When XSL finds those <head> elements (just one for each act), it tries to apply templates, but we haven’t defined a template for <head> elements. How does the stylesheet know what to do? XSLT includes built-in, or default templates, which say that if we’re processing an element that has only textual content and there is no template rule telling us what to do with it, we should just output its text. Since that’s what we want in this case, we let the built-in rule do it for us. The effect is to print something like Act 1 before we list all of the scenes in the first act. Note that we don’t type word Act or the number 1; that gets retrieved from the <head> element in the input XML document.

After printing the header, while still inside the list item for the act we’re working on at the moment, we create another unordered list (HTML permits nested lists) and apply templates to the results of the XPath expression div. Since our current context is still an act, this finds all of the <div> children of the act that we are in. We know from studying the document that these elements must be scenes, because they occur inside acts. When the new <xsl:apply-templates select="div"/> element fires, then, the @select attribute rounds up the <div> children of the current context, which are the scenes in the current act. It doesn’t say how to process them though. As above, the template rules are always watching for new content, and once again the call has gone out to process some <div> elements. The first template rule, the one for the document node, doesn’t match, so it doesn’t do anything. The second template matches <div> elements only when they are the children of a <body> element. Since these new <div> elements are the children of a <div> element, the second template rule won’t touch them either. The third template rule, though, matches <div> elements without looking at the their parents or anything else about them, so it takes charge in this case, and generates the list items for the scenes, inserting the values of the <head> children of the scenes, one by one, as they’re processed.

The result

Further discussion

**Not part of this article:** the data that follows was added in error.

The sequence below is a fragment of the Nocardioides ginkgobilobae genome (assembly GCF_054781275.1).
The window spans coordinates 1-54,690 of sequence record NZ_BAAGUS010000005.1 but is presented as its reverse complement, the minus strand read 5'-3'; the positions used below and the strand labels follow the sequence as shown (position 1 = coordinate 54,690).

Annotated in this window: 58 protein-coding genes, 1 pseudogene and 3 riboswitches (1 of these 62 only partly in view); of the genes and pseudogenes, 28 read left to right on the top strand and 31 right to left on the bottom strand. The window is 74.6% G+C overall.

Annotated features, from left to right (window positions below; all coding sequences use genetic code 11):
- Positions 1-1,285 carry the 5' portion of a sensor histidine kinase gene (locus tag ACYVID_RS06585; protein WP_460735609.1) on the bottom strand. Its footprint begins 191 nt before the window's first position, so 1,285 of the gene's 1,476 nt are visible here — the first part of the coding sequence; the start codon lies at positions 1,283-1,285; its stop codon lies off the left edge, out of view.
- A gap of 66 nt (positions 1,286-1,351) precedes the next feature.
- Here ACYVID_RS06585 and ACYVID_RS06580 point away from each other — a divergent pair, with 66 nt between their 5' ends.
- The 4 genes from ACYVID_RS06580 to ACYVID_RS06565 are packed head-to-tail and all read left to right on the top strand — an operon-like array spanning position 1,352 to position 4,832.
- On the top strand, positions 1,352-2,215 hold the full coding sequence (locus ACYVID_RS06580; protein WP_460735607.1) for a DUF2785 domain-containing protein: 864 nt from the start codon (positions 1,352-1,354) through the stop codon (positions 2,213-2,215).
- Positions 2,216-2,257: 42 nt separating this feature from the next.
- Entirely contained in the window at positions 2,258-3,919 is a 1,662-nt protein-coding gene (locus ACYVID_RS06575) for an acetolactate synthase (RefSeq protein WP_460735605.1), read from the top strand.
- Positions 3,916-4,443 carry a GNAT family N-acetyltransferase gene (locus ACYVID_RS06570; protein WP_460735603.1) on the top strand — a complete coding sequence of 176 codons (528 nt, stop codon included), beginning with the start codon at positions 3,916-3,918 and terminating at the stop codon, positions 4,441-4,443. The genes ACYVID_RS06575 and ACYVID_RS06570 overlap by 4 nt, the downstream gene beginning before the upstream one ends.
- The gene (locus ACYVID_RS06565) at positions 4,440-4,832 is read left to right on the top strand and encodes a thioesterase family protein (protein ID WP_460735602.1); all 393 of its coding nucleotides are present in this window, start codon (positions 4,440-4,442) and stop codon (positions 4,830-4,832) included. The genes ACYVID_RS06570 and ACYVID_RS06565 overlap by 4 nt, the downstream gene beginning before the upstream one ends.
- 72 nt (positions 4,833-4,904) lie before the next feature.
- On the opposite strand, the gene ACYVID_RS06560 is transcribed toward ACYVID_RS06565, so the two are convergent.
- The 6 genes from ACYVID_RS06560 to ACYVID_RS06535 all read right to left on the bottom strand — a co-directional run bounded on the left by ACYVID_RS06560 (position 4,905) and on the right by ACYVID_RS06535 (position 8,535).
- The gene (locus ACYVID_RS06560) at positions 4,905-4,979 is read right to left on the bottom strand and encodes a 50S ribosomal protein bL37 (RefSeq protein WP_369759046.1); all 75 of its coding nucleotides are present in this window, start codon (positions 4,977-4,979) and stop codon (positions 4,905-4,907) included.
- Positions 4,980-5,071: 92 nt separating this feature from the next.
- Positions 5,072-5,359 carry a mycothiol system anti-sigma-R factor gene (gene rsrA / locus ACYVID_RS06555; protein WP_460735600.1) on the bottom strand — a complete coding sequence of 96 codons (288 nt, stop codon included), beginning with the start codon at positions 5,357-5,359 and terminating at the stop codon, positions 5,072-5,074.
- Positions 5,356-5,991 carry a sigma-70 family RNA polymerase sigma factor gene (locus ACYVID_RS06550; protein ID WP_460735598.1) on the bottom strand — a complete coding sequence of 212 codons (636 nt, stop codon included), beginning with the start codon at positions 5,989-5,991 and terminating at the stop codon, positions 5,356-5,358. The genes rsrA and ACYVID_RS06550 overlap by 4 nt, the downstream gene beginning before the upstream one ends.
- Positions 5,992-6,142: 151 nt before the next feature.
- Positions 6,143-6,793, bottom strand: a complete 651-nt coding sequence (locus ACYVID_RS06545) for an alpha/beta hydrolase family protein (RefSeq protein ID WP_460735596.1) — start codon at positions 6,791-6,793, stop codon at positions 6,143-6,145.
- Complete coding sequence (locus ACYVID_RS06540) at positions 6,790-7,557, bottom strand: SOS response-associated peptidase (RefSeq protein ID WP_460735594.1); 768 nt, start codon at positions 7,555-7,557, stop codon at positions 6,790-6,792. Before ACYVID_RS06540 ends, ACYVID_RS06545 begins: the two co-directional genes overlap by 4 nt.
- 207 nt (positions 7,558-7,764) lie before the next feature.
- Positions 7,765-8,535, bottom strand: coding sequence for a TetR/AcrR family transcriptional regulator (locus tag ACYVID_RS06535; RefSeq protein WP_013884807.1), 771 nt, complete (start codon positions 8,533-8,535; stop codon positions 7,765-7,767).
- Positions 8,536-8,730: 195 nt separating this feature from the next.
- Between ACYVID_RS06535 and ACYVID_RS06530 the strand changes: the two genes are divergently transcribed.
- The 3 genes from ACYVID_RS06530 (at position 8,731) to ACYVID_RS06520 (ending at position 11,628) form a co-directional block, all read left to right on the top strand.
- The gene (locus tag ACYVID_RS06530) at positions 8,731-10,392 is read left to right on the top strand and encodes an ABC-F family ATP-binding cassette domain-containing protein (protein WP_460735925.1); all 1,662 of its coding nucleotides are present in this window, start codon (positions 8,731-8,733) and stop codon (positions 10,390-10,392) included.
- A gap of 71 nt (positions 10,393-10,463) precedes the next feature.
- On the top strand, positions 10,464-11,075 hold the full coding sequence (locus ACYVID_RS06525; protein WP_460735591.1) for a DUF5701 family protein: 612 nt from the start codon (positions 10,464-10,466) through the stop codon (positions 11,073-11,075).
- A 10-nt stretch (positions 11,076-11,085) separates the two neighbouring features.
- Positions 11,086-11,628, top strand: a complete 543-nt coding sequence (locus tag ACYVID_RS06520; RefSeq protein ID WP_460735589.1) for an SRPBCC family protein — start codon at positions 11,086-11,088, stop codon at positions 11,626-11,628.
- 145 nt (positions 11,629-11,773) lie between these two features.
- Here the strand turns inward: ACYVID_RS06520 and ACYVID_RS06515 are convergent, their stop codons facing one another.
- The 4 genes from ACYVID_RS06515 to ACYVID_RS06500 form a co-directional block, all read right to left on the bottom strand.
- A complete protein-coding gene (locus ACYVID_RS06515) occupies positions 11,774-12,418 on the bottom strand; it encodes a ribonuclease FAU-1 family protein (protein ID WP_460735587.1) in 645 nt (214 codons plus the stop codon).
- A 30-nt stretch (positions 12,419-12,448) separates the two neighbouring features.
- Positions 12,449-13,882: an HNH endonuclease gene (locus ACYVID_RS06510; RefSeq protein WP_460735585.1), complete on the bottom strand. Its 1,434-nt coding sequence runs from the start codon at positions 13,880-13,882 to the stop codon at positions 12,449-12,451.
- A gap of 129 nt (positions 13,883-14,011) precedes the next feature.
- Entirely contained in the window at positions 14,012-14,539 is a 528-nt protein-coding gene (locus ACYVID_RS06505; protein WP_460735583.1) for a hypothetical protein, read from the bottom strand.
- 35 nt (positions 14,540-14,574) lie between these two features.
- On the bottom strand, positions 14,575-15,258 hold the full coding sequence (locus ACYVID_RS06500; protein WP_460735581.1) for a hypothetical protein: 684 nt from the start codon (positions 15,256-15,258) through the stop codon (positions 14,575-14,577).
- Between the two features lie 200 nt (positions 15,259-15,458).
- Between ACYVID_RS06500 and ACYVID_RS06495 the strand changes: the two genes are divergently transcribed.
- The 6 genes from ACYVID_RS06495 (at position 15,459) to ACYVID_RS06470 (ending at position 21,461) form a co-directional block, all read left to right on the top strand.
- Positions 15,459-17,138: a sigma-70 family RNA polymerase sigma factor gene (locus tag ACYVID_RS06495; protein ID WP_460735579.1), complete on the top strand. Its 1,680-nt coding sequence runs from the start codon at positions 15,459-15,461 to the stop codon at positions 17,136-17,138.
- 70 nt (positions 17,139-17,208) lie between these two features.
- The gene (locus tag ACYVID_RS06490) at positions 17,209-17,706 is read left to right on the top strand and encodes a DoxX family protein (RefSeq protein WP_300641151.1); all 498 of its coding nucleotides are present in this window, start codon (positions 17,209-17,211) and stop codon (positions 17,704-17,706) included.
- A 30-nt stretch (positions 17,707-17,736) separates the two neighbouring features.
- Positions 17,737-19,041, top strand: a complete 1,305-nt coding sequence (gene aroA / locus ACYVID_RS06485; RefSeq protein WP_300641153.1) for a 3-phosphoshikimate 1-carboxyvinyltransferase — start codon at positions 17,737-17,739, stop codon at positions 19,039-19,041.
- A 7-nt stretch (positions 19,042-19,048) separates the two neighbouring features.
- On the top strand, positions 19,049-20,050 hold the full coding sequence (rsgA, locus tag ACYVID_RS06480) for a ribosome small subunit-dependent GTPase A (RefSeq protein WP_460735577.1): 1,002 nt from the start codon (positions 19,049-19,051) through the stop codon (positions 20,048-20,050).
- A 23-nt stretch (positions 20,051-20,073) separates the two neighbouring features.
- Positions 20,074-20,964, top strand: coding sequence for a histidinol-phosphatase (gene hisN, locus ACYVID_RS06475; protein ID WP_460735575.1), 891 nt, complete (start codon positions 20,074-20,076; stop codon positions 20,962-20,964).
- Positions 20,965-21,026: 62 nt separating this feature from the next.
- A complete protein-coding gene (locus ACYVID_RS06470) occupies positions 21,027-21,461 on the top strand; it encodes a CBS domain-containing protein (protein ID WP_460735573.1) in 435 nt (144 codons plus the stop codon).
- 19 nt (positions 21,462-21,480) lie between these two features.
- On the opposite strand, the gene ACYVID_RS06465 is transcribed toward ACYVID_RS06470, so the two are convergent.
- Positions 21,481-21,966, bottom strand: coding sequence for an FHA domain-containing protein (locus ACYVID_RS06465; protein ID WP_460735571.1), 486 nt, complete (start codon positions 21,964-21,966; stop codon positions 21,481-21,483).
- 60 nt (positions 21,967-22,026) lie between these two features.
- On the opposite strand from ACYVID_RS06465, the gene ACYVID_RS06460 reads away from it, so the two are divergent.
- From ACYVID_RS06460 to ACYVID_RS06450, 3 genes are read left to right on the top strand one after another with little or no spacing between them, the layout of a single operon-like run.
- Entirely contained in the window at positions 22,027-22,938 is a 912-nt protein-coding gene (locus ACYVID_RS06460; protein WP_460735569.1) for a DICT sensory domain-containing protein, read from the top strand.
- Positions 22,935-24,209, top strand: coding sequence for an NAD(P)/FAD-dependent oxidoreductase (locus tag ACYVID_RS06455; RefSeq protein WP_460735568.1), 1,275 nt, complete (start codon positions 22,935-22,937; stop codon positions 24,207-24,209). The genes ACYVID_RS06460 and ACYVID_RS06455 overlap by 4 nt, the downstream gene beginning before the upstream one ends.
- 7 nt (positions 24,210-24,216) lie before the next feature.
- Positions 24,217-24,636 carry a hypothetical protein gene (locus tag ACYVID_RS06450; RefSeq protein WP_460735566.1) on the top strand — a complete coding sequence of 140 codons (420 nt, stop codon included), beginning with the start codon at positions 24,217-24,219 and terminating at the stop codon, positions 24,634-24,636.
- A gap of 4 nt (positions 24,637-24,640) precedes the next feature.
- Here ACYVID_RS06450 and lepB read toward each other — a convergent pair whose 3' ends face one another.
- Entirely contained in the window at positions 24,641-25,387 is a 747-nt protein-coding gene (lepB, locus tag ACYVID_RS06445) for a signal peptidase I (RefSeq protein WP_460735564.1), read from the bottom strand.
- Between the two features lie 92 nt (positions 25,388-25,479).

XSLT operates in an step-by-step and depth-first manner. The step-by-step part means that, for example, when we apply templates to our acts, XSLT walks through all of them. The depth-first part means that if we’re processing an act and we get a call to process its scenes, we go do that where the <xsl:apply-templates> instruction tells us to, and we then resume where we left off to finish processing the act. Here’s how this stylesheet works:

We begin by creating an <html> element as the root node of our tree, and we then create its child nodes (<head> and <body>), the <title> child of <head> (with its textual content), and the <ul> child of <body>. These are nodes on the tree. The <xsl:apply-templates> between the <ul> start and end tags says now create some new nodes as chldren of the current <ul> context by applying templates to acts. The <xsl:apply-templates> instruction uses XPath to identify the nodes in the input tree to be processed (the acts) and asserts that the results of the processing should create child nodes of the <ul>, but it says nothing about how to process the acts.

So how should the acts be processed? The <xsl:apply-templates> that we just executed found five acts, so the template that knows what to do with acts fires five separate times, once for each act. It doesn’t process all five acts at once (remember depth-first?); it processes each one to completion before it starts on the next. What it does for each act is create an <li> child element, and once that output <li> element has been created, it follows the instruction between the start and end <li> tags and processes all the way down (in this case, it processes its scenes) before it goes on to process the next act. That’s the depth-first part of the processing model. For each act, in turn, it uses <xsl:apply-templates> to specify what to do to create children of the new <li> elements. In this case, that involves processing the <head> children of the act that we’re processing at the moment and creating a new <ul> element after the text of the <head>. The <xsl:apply-templates> instruction between the start and end <li> tag for an act says that new nodes need to be created as children of the act that we’re processing at the moment, and they should be created by processing the <div> children of the current context, that is, the scenes of the current act. The scenes of an act are processed fully before the system looks at the next act; the template that matches scenes will fire once for each scene in the act being processed at the moment. Processing all of the scenes in the first act finishes what we have to do for that act, so we now move on to the next act.

The point of this walk-through is that: